Class Notes (807,723)
United States (312,768)
ST 260 (5)
Cochran (4)
Lecture 3

ST 260 Lecture 3: Stats Chapter 3 Notes

5 Pages
Unlock Document

University of Alabama
ST 260

Stats Chapter 3 Notes Numerical Summaries Measures of Locations Introduction • Population of interest: things we wish to learn about • Key characteristics: typical value of variation • Parameters: true values for a population Key Features of Data Distributions • Shape • Typical Value • Spread • Outliers First Principles • Numerical summaries should quantify key characteristics of a data set Measures of Location/Center • Mean: works best with symmetric distributions ➢ Sum of the data values divided by the number of data values • Median: skewed distributions or distributions with outliers ➢ Middle value in the ordered data set • Mode: categorical variables ➢ The most frequently occurring value • Trimmed Mean: skewed distributions or distributions with outliers ➢ Average of data values omitting the extremes Key Concepts • Relationship between statistics and parameters • Select appropriate numerical methods • Calculate common numerical summaries of data Measures of Variation Objectives • Calculate common numerical summaries of data • Select appropriate numerical methods • Describe the relationship between statistics and parameters Measures of Variance • Sample Variance: symmetric distributions ➢ Total of all (X – average of X)^2 / (# of X’s – 1) • Sample Standard Deviation: symmetric distributions • Data: One variable – continuous quantitative • Range: distributions without outliers ➢ Maximum value – minimum value • Interquartile Range: distributions with outliers Five-Number Summary The Five Number Summary • Minimum (min): Smallest data value • First Quartile (Q1): Upper boundary for lowest 25% of data values • Second Quartile (Q2 or median): 50 percentile • Third Quartile (Q3): Lower boundary for largest 25% of data values • Maximum (max): Largest data value Measures of Association Objectives • Calculate sample variance and correlation • Relate numerical summaries with graph Correlation • Correlation is a measure of linear association • Not necessarily causation – cause and effect • Just because two variables are highly correlated, it does not mean that one variable is the cause of the other Correlation Coefficient • Takes on values between -1 and +1 • Values near -1  strong negative linear correlation • Values near +1  strong positive linear correlation • Correlation near 0  weak linear relationship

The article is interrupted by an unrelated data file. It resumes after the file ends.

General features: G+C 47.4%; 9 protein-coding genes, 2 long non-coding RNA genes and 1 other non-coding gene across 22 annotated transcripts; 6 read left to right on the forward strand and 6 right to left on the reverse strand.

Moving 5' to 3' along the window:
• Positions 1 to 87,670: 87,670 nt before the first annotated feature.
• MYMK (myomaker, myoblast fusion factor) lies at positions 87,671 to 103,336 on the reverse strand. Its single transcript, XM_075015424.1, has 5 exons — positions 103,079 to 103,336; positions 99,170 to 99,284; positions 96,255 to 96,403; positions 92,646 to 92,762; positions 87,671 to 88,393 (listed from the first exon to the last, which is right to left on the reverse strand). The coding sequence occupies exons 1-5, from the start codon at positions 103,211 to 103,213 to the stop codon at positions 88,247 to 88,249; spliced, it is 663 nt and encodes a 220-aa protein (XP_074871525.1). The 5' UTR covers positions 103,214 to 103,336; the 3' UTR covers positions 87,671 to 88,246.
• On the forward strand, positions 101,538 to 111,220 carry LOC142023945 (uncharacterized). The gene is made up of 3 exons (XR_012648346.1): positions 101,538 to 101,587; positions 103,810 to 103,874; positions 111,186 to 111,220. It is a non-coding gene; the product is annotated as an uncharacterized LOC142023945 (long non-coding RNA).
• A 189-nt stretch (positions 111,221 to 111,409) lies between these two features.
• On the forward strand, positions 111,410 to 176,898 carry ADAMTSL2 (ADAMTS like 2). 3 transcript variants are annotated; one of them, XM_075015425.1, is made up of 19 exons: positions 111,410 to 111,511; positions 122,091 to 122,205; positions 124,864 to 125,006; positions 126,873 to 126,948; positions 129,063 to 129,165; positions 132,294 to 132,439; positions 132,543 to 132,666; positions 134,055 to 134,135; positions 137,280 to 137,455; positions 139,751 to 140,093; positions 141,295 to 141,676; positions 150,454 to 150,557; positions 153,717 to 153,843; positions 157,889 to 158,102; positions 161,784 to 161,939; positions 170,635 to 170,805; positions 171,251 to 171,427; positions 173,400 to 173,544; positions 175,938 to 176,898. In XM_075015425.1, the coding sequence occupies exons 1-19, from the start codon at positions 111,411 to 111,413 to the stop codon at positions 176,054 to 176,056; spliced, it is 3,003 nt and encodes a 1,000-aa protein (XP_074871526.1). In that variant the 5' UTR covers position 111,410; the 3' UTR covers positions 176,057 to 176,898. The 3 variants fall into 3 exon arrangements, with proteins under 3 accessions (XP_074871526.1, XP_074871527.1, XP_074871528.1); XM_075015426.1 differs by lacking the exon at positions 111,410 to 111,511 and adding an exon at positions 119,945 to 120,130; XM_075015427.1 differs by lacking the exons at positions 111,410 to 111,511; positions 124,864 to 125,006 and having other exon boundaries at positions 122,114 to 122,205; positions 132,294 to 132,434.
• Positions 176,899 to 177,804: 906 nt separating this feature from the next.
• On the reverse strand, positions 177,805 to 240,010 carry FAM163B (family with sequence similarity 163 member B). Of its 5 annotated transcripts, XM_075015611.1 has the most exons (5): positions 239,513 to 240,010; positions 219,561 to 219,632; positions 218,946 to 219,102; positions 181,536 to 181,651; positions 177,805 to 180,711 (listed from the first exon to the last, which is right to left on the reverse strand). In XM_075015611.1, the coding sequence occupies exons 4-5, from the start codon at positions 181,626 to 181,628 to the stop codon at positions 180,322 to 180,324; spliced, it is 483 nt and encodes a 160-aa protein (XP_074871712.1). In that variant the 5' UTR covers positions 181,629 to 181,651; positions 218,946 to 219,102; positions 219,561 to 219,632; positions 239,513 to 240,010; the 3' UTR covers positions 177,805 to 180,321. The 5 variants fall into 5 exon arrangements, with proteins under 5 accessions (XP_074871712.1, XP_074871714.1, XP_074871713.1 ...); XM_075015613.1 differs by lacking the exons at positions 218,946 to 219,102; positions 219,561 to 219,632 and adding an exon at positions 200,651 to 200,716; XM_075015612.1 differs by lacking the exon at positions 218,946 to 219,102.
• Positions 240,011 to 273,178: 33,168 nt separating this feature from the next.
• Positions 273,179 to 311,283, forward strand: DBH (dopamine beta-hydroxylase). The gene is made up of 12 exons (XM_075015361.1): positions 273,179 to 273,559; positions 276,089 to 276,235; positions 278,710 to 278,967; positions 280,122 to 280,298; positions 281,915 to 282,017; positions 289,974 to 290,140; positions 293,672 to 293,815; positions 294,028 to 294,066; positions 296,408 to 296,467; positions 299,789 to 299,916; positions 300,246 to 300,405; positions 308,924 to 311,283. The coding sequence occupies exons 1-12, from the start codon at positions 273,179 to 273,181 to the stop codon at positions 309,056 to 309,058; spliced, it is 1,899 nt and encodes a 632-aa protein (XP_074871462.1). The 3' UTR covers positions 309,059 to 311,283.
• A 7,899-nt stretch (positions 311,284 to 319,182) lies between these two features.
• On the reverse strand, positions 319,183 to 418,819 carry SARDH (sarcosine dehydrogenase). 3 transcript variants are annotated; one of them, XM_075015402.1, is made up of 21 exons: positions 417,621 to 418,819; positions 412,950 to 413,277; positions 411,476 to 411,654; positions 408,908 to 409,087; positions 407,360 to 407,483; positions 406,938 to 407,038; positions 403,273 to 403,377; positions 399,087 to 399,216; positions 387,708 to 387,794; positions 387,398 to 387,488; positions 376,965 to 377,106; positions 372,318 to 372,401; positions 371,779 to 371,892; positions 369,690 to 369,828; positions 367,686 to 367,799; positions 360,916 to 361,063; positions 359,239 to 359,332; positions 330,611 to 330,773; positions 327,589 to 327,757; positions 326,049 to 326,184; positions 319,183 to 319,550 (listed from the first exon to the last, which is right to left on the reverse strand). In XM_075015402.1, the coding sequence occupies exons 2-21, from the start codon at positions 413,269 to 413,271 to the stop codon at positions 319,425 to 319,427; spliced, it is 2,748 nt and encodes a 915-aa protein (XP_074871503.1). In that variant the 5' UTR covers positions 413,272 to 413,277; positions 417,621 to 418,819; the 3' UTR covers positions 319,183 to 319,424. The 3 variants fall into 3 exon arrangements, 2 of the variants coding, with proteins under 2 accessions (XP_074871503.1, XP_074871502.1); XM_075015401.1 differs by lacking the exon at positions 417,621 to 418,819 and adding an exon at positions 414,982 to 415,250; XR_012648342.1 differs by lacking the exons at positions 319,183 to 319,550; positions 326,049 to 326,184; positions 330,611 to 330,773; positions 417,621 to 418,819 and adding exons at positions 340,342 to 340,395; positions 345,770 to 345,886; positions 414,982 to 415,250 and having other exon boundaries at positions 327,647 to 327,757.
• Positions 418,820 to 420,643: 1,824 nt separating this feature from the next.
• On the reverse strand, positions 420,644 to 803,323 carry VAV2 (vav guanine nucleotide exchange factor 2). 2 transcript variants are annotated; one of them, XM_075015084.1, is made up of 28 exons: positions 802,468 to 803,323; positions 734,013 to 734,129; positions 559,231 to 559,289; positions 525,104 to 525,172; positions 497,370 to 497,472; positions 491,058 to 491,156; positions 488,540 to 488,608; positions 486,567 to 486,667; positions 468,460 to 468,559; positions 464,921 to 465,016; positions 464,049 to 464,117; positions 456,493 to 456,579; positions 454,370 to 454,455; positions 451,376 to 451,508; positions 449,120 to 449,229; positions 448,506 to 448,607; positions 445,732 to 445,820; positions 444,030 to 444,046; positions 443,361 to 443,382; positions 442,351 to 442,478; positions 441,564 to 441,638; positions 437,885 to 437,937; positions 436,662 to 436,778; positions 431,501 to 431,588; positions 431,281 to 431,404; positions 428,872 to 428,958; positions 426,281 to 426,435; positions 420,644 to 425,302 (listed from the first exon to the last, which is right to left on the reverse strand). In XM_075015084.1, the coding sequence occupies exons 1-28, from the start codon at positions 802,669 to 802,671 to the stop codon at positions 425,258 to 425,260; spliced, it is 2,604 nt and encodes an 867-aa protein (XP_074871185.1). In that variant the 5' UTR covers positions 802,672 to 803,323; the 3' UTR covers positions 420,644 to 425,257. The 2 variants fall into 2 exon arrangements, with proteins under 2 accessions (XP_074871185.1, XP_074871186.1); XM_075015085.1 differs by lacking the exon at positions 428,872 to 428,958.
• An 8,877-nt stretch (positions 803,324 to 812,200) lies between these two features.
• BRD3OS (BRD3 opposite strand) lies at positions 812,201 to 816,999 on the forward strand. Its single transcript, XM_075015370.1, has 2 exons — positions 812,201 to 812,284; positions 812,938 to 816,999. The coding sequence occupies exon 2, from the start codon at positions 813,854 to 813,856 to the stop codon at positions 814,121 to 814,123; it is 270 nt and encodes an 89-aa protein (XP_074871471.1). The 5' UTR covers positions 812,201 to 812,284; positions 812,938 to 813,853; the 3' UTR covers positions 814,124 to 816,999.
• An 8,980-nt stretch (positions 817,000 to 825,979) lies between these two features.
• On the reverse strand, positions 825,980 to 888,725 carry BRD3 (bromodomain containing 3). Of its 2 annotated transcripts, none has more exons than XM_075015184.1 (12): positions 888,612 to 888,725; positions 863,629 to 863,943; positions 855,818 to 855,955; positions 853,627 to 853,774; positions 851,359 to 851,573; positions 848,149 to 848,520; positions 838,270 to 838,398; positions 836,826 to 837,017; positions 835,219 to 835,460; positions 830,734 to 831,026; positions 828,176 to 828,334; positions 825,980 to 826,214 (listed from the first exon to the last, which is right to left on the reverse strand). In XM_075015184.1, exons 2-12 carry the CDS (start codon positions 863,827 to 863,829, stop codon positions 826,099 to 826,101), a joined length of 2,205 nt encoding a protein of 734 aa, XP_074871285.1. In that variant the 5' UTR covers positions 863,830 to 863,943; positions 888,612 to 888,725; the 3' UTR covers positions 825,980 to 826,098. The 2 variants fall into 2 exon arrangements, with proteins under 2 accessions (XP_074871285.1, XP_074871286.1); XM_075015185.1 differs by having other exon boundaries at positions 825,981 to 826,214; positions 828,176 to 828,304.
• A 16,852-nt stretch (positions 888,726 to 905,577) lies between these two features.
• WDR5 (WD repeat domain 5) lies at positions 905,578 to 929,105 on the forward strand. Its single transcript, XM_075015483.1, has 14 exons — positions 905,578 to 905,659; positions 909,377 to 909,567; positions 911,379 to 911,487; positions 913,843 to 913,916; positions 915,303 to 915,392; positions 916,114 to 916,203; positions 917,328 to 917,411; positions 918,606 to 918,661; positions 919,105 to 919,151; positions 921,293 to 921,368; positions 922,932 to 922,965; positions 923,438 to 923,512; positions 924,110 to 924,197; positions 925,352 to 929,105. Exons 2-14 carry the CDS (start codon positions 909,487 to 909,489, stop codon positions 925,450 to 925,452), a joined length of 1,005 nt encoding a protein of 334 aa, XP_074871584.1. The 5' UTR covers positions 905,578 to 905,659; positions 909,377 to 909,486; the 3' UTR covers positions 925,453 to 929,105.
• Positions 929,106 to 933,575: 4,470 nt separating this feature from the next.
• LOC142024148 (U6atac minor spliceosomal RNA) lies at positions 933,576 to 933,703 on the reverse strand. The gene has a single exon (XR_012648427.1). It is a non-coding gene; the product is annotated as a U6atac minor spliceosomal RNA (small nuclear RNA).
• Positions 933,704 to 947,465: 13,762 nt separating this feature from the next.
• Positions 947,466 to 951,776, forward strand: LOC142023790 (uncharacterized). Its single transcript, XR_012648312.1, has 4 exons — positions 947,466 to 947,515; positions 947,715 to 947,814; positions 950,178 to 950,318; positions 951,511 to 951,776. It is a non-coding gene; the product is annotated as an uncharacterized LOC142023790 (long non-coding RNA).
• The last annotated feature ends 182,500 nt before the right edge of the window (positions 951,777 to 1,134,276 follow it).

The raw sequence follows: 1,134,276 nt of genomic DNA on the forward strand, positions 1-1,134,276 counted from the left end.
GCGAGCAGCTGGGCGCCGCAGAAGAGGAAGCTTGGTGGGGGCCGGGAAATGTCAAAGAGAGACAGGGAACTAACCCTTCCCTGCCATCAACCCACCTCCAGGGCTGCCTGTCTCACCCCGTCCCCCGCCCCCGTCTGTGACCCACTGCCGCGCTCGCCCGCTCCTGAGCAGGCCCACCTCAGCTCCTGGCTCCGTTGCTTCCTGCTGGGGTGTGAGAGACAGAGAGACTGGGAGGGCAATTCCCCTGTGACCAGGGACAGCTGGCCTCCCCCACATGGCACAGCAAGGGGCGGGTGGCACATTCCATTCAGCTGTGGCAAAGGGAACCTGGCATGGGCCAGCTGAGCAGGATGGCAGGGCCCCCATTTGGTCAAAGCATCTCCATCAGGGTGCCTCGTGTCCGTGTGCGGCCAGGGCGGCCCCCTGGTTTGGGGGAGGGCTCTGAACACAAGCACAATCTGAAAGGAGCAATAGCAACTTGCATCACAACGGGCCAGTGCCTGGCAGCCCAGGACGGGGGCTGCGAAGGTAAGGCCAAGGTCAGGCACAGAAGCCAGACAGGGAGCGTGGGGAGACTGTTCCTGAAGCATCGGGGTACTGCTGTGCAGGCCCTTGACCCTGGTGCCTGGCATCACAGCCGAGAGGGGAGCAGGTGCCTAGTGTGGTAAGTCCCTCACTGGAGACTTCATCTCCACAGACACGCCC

More Less

Related notes for ST 260

Log In


Don't have an account?

Join OneClass

Access over 10 million pages of study
documents for 1.3 million courses.

Sign up

Join to view


By registering, I agree to the Terms and Privacy Policies
Already have an account?
Just a few more details

So we can recommend you notes for your school.

Reset Password

Please enter below the email address you registered with and we will send you a link to reset your password.

Add your courses

Get notes from the top students in your class.